5. Sound: Avoid ambient noise and spend money on a good mic. It would also benefit you to listen to what you record with headphones to avoid reshooting. Do this to make sure it sounds good and that the mic is plugged in, turned on and working properly. I have recorded many talking segments only to realize later that the mic wasn’t on, didn’t work, or added a hum noise. Listen to your audio with headphones while you’re shooting in the field to avoid reshooting. If there is background noise or people talking behind you, angle yourself and your external mic away from people or noise that could be picked up easily by the mic.
6. Lighting: Soft lighting is key, avoid harsh light and harsh shadows when the sun is at its peak around noon. Do not shoot into the sun when a subject is backlit unless you are looking to capture a silhouette.
7. Angles: Cheap travel tripods are often not the right height. Make sure you fully extend tripod legs or put your tripod on something that gets it to eye-level. Avoid weird angles, such as shooting up someone’s nose or shooting from too high where you are looking down on a subject. This perspective should only be used when it helps tell a story about the subject’s importance or lack of importance, so make sure you are thoughtful about your camera and tripod angles.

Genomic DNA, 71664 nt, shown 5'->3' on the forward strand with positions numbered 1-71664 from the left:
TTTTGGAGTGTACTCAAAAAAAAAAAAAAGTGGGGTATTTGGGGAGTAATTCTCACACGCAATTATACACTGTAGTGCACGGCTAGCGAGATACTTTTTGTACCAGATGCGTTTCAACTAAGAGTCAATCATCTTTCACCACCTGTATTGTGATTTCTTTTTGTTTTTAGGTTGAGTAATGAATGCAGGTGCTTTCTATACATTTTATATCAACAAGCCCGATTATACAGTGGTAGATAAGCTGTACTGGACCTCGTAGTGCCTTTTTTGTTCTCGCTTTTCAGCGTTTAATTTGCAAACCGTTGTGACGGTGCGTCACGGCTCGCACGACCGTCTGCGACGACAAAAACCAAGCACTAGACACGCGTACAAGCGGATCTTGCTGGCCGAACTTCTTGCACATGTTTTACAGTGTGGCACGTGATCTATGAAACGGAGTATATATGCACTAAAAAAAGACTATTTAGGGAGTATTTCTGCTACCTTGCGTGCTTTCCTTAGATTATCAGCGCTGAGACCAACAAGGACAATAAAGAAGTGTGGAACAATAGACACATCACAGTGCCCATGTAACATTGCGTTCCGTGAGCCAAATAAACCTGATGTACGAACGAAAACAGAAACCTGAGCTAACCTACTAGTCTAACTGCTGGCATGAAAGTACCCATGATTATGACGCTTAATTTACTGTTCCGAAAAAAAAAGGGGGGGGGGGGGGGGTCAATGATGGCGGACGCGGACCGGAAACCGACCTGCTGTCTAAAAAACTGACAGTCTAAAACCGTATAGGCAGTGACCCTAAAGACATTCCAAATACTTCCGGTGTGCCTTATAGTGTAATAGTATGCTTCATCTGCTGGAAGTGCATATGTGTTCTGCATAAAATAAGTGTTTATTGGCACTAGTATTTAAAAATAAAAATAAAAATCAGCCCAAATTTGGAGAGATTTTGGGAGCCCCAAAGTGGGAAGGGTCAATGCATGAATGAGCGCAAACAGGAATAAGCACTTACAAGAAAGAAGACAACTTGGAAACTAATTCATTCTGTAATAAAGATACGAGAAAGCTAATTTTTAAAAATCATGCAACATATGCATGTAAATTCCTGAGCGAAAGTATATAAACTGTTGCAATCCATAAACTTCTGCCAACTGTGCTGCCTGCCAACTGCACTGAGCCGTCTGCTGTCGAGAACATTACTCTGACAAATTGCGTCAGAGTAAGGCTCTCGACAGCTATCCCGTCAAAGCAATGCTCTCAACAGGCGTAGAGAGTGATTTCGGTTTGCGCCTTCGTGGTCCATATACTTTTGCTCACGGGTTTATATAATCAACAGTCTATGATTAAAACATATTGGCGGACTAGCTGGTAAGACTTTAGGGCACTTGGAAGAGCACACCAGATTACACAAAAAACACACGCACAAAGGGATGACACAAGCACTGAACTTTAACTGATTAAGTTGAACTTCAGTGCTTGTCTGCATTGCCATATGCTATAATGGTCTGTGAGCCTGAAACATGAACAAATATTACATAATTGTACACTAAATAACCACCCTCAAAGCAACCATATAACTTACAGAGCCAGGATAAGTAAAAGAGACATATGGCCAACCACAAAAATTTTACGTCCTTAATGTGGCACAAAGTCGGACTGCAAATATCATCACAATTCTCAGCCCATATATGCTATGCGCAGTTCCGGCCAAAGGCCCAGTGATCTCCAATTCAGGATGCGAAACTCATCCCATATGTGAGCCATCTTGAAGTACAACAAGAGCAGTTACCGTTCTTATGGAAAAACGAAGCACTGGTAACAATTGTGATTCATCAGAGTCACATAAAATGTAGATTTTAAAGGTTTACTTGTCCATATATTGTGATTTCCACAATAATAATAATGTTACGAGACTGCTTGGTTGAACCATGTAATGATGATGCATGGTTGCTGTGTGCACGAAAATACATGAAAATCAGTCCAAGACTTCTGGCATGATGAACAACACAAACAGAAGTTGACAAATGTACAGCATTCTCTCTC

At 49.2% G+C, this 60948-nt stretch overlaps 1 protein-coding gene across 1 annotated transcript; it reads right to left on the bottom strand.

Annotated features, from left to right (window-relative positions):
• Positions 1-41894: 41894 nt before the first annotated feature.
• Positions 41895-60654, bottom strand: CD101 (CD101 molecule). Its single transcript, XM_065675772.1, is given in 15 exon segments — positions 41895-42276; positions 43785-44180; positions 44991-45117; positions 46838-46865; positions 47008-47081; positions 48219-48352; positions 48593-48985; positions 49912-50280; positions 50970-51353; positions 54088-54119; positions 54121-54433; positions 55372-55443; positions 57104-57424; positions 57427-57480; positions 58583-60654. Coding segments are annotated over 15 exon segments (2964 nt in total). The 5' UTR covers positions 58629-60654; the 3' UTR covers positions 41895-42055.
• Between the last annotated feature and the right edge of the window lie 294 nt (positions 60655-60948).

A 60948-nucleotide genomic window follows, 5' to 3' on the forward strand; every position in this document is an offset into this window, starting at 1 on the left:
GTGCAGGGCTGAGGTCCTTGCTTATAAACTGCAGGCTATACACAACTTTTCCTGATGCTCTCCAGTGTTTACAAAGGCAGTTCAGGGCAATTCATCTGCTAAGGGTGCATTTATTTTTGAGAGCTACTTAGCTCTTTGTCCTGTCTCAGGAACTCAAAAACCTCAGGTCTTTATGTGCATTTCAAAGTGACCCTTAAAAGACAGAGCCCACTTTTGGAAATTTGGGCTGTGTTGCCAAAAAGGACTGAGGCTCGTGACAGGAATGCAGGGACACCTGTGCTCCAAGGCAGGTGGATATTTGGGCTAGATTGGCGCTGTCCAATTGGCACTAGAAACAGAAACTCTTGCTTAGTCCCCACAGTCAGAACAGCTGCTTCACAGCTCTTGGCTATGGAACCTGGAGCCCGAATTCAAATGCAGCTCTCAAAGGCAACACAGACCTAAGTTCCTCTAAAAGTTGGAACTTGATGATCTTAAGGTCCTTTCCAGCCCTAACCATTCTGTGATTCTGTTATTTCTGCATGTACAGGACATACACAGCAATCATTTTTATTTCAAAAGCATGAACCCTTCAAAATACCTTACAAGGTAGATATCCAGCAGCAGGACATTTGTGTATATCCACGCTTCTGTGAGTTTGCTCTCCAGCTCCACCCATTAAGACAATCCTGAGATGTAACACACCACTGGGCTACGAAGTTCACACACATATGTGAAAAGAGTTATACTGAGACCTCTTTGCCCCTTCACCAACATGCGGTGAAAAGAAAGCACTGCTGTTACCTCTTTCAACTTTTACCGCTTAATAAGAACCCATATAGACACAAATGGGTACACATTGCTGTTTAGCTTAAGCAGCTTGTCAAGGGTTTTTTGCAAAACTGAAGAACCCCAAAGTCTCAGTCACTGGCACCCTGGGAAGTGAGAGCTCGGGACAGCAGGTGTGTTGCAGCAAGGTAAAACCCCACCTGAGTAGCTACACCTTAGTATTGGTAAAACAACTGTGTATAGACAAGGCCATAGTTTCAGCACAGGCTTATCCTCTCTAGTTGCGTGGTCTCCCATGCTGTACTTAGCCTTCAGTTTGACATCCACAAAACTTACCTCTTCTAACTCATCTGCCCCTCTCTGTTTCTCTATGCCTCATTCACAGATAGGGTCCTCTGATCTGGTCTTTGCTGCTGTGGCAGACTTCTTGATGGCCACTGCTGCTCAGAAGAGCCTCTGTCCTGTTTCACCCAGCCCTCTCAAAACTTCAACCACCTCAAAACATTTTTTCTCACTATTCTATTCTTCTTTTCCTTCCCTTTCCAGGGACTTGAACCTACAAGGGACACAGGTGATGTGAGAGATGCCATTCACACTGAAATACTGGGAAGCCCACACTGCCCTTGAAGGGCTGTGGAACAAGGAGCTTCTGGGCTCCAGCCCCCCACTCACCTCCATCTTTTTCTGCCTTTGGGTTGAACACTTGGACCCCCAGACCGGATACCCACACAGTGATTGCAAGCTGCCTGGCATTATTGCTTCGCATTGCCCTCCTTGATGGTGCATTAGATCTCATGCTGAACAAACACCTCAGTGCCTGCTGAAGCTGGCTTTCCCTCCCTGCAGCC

8. Framing: Just like with photography, composition can completely transform an OK shot into a beautiful image. Frame your shot wisely to avoid busy backgrounds or boring white walls. When you are starting out, the easiest framing is to put your subject in the center of a symmetrical background. Once framing is mastered, you can experiment with putting people or subjects on the thirds.
9. Zoom: Some cameras or phones have digital zooms which make the shot look less crisp than an optical zoom. If your camera has a separate lens that goes from 12-60, for example, then you can zoom in 60mm without a problem. If you have a small point-and-shoot camera without an interchangeable lens, be careful with zoom buttons that go past an optical zoom into a digital zoom. Keep in mind, when you zoom into a scene handheld your already shaky footage gets shakier, so try to zoom on a tripod to steady your shot.
10. Timing: Starting a video too late and ending recording too early was one of the biggest mistakes I made when I first started, for example, cutting off the first word of a sentence or missing a big moment. Some cameras have a delayed reaction of a few seconds, so it is always better to add 5 seconds extra at the beginning and end of each clip, which you can edit out later.
11. Dirty lens or sensor: This might sound silly, but I have had so many great shots with specs of dust that ruined the entire clip for me. I cannot stress how important it is to buy a cheap microfiber lens cloth and keep it with you always. Now every time before I shoot, I make sure to wipe the lens clean with my lens cloth.
Which tips and mistakes do you think are the most important for beginner videographers?